Nashville SC

#MySoccerStory

This is not a soccer story. Well it is, but it’s more than that. It’s important to remember that tonight’s Metro Council meeting is about soccer, but building a stadium is about more than soccer. Pro-stadium/pro-soccer/pro-MLS voices need to remember (and I’m guilty of overlooking at times) that this isn’t a referendum on whether soccer is cool and good. It’s about approving a major municipal project that impacts much more than how a bunch of people are going to spend 17 afternoons/evenings in the Summer and Fall in the next few years.

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From dirt fields to MLS grounds, the game is beautiful. Tim Sullivan/For Club and Country

That’s why this is a story about belonging.

I also encourage you to listen to stories from those who don’t want a stadium to be built. For the most part, it’s a story about belonging for them, too. Many of those involved are simply worried that they’re going to lose the racetrack that gives them a sense of belonging, the flea market that gives them not only a sense of belonging for for many a primary source of income, the State Fair that gives them a belonging not only in Nashville, but a belonging in their own personal stories and a connection to their past.

It’s important to listen and understand the fears of disenfranchisement that they’re threatened with. Yes, it’s absolutely fair to also point out to them “Shane Smiley and Rick Williams have lied to your face: the only way to Save Our Fairgrounds is to allow for this investment.” The Fairgrounds aren’t going anywhere (well, some portions will move to a different area of the same site, in brand new facilities), and the disingenuousness that has led the Average Joe in a red shirt – not those who traffic in untruth to sway them – to think otherwise is their enemy, not a soccer stadium.

Anyway, on to my story of belonging.

Growing up, I didn’t really play soccer. Like basically every kid born in the mid-80s, I kicked it around as a young child, but quit the AYSO version of the game when American football, basketball, etc. became my focus. That’s a pretty standard narrative for a kid of my era, and even though I had friends who continued playing through high school (and even some in college), it just wasn’t my thing.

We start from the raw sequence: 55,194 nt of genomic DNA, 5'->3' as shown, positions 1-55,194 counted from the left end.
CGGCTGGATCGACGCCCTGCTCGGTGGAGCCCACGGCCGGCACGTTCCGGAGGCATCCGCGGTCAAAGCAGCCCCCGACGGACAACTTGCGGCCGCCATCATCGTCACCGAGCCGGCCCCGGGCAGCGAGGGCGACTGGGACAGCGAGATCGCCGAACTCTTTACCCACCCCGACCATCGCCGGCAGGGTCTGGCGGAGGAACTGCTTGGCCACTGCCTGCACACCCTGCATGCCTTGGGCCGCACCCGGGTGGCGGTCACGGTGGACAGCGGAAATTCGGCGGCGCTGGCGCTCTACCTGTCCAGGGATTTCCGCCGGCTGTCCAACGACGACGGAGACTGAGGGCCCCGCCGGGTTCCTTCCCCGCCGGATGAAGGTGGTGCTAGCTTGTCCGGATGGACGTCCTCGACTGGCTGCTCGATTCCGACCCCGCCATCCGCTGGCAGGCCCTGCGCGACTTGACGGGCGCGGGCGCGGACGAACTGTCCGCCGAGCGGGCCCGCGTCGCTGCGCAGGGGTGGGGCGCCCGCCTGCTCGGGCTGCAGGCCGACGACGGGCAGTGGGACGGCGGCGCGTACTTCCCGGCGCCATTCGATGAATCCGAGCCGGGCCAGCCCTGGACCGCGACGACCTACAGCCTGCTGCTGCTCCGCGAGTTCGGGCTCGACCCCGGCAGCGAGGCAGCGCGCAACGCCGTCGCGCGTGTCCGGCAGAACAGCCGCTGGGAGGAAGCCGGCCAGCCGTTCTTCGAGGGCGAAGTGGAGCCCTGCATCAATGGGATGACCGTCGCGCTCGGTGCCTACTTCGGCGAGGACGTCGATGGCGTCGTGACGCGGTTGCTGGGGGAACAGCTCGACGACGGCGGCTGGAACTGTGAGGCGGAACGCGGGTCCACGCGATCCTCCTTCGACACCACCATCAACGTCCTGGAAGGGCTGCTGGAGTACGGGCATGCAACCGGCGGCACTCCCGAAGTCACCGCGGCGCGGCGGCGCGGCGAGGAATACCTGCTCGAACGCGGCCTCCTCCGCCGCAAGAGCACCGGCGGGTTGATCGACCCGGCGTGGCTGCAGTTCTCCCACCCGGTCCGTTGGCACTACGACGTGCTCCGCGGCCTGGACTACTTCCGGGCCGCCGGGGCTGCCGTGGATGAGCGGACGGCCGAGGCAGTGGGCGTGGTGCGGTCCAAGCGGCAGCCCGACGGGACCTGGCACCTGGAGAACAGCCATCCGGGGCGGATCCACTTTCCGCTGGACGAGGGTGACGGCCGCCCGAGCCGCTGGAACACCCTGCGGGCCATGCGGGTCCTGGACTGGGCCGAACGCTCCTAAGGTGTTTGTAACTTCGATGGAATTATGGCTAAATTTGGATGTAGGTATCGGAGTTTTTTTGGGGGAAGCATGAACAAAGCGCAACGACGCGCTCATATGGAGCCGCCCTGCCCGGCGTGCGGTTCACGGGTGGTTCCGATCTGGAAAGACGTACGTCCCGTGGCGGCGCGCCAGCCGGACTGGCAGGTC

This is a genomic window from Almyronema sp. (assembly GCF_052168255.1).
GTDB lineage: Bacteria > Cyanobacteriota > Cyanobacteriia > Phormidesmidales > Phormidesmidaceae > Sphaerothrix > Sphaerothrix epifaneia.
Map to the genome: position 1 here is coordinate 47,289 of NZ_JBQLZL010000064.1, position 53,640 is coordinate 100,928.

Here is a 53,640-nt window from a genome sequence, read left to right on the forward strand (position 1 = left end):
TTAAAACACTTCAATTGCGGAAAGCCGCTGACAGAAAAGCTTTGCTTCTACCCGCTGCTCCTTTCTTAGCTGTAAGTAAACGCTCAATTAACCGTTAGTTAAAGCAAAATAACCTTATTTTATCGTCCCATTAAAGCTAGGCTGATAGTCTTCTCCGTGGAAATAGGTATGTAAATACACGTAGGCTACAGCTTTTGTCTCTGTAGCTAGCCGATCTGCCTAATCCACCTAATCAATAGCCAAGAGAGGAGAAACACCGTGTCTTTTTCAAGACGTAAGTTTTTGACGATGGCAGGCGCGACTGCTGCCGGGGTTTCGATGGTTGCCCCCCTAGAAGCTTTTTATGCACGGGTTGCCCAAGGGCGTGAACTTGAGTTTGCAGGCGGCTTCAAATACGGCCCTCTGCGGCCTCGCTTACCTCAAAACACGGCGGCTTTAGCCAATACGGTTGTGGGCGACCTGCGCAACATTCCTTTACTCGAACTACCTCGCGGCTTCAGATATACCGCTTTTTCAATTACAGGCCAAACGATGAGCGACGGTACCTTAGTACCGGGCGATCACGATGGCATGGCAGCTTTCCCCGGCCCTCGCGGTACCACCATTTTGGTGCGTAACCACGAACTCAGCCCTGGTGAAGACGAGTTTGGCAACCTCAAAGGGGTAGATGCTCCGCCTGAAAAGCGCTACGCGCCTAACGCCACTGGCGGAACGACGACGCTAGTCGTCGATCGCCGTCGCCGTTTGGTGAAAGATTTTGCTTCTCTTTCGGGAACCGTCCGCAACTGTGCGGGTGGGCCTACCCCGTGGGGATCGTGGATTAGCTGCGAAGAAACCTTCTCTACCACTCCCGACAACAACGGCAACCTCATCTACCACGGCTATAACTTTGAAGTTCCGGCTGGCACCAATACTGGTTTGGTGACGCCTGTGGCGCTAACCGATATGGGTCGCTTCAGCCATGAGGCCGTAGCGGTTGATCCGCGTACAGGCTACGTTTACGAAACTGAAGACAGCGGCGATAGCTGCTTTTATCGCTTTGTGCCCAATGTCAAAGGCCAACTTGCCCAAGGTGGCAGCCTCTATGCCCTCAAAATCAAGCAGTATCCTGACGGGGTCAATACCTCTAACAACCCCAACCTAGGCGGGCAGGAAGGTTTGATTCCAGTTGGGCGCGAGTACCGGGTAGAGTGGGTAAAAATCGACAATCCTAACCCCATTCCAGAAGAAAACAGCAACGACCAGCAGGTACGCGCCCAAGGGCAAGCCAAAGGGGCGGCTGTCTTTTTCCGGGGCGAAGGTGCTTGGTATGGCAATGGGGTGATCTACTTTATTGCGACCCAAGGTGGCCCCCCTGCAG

I attended the University of Michigan, and quite honestly wasn’t big into college sports before that. Becoming a member of the university community was a life-changing experience for me. the sense of community and, yes, belonging became a massive part of who I am today. Without that simple experience, every part of my life and career is completely different. I’ve become a professional sports writer because of that experience, and it was more about the sense of belonging than about the sports themselves.

I got back interested in soccer during college (a crush on one of the players on the Michigan women’s team may or may not be involved), and have been highly invested in the game ever since. Other than the US Men’s National Team, though, I had a hard time finding that deep emotional connection to a team once I left college. I’ve cheered off and on for a Premier League team here, an MLS side there, but it’s just not the same.

When I moved to Nashville, I didn’t even know there was an NPSL team here (it began the same year I arrived), and quite honestly probably didn’t know a whole lot about the existence of the NPSL. I was aware of Detroit City FC, having moved here from Detroit, but couldn’t have told you what competition they played beyond “American minor leagues.” For the first three years I lived here, that didn’t really change. I attended one Nashville FC game in 2016, a couple Nashville SC U-23 games in 2017. I tried to find my emotional roots in the soccer wilderness, getting involved with the Nashville Hammers – but still having a hard time with serious emotional investment in a team 4,000 miles away, in a city I’d never been to, with no true connection.

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Our valiant hero, with-child. Courtesy Nashville Hammers

Last Winter, I decided that Nashville SC would be my team. I decided that I’d do what I’ve always done when I find a sports topic I love: write. That’s led to this site – which I hope y’all enjoy – and it’s led to a sense of belonging. (It’s also led to zero U.S. Dollars retweet subscribe and contribute to my gofundme)*

*I’m joking. There is no GoFundMe.